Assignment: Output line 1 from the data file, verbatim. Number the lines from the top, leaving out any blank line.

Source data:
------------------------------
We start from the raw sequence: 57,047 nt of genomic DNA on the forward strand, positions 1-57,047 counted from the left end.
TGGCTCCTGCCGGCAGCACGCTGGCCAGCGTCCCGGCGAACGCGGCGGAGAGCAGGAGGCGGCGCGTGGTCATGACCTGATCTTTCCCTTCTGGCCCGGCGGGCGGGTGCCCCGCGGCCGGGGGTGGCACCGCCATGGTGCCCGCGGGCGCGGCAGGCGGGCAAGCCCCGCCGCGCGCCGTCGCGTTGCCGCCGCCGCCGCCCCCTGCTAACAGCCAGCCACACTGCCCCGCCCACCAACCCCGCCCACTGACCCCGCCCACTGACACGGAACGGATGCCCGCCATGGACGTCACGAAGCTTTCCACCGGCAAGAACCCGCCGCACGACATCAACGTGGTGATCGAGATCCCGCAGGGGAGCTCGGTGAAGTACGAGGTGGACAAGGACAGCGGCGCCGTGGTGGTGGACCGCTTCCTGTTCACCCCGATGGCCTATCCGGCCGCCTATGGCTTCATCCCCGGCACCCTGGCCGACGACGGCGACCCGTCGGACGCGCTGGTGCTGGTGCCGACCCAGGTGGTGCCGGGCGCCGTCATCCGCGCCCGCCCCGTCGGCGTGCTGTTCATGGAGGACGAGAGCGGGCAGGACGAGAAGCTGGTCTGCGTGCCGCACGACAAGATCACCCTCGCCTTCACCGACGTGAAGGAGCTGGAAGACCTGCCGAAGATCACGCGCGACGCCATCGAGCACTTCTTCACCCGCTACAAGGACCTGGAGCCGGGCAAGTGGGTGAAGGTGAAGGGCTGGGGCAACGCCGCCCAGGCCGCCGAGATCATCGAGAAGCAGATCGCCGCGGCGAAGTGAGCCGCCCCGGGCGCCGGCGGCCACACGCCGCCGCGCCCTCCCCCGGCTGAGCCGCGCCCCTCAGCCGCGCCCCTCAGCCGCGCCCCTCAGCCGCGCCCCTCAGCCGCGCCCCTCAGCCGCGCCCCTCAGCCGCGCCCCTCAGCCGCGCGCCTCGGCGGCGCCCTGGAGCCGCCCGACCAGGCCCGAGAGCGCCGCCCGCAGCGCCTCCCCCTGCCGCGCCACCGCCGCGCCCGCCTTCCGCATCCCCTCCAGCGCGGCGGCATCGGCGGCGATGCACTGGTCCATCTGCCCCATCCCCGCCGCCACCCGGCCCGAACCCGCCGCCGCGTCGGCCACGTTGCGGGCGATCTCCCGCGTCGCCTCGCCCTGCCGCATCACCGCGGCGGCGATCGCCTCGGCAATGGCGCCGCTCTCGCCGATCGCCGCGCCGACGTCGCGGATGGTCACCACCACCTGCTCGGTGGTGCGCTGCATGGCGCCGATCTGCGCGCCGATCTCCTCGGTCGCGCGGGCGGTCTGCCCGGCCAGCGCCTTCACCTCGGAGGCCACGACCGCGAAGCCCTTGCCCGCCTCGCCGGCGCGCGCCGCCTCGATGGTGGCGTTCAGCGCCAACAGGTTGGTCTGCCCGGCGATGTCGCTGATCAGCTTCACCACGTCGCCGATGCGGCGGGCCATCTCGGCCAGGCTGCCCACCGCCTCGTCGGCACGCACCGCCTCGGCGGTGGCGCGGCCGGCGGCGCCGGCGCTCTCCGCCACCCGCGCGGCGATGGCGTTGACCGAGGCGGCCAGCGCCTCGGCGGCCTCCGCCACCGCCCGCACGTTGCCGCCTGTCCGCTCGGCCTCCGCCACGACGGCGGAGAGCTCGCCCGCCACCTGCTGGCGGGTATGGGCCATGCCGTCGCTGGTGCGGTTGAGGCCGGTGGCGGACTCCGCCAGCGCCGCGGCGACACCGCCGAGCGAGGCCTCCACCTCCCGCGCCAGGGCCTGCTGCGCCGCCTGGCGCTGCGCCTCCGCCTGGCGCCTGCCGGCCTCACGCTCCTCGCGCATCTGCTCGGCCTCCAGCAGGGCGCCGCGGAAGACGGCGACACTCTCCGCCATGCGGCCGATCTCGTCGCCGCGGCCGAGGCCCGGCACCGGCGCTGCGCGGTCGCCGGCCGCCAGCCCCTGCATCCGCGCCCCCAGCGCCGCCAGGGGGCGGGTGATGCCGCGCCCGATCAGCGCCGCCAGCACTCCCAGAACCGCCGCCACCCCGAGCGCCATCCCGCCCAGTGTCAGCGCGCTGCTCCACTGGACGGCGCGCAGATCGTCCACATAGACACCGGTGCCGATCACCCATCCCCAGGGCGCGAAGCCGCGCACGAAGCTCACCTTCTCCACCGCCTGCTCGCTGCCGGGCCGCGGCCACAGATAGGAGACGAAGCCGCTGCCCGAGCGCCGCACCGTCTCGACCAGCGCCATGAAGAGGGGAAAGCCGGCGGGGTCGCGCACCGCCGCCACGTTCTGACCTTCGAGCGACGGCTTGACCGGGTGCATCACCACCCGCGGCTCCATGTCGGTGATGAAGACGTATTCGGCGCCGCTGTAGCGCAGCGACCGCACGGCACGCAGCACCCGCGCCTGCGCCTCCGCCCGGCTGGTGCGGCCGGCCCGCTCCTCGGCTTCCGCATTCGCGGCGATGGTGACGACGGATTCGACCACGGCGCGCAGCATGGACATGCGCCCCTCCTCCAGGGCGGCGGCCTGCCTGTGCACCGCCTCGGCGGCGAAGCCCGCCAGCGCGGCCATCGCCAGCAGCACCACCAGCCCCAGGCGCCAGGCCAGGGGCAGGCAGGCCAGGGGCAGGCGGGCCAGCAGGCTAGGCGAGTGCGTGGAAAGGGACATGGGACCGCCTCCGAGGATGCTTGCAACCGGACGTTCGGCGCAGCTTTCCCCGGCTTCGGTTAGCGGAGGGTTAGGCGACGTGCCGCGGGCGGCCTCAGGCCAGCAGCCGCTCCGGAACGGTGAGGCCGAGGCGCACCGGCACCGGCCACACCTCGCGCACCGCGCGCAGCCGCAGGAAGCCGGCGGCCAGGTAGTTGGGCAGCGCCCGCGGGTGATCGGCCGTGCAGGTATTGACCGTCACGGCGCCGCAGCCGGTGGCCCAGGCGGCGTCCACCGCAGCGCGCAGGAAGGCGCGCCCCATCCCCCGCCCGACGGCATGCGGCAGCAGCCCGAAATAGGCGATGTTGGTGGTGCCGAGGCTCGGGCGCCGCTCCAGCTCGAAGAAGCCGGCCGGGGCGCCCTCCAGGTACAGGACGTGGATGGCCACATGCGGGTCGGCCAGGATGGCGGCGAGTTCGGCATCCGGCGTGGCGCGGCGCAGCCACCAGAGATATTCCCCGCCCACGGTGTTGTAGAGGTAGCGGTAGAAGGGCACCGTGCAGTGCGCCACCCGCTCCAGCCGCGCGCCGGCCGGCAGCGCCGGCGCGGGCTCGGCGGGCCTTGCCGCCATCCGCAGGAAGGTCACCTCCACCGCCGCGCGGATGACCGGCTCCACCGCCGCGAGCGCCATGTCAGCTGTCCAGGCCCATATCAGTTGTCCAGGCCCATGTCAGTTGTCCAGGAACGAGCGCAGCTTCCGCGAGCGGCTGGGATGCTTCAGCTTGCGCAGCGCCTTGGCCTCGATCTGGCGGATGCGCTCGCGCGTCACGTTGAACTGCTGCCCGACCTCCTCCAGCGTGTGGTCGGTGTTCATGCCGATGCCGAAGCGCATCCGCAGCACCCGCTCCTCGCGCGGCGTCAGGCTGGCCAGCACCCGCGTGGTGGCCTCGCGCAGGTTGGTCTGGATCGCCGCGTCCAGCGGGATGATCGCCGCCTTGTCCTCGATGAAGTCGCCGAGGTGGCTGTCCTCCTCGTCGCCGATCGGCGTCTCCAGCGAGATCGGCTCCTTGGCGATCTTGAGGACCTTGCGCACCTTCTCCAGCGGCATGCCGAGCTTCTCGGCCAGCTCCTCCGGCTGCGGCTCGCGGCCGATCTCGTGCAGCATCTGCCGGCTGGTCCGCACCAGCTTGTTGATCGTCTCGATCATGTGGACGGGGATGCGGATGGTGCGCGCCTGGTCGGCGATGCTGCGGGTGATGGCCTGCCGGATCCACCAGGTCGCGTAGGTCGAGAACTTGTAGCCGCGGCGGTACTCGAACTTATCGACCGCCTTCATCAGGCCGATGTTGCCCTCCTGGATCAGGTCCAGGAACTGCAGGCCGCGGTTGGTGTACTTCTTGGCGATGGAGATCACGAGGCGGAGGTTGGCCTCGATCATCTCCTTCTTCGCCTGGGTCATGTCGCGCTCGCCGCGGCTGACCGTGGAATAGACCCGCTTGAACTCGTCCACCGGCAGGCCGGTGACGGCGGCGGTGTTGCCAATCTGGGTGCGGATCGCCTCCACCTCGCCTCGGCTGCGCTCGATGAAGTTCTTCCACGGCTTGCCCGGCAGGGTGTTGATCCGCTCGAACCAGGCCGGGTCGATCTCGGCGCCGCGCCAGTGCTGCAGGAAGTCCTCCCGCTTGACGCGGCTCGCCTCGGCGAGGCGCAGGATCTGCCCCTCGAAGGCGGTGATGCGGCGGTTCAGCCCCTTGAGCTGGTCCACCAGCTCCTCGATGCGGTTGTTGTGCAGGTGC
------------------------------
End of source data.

We start from the raw sequence: 57,047 nt of genomic DNA on the forward strand, positions 1-57,047 counted from the left end.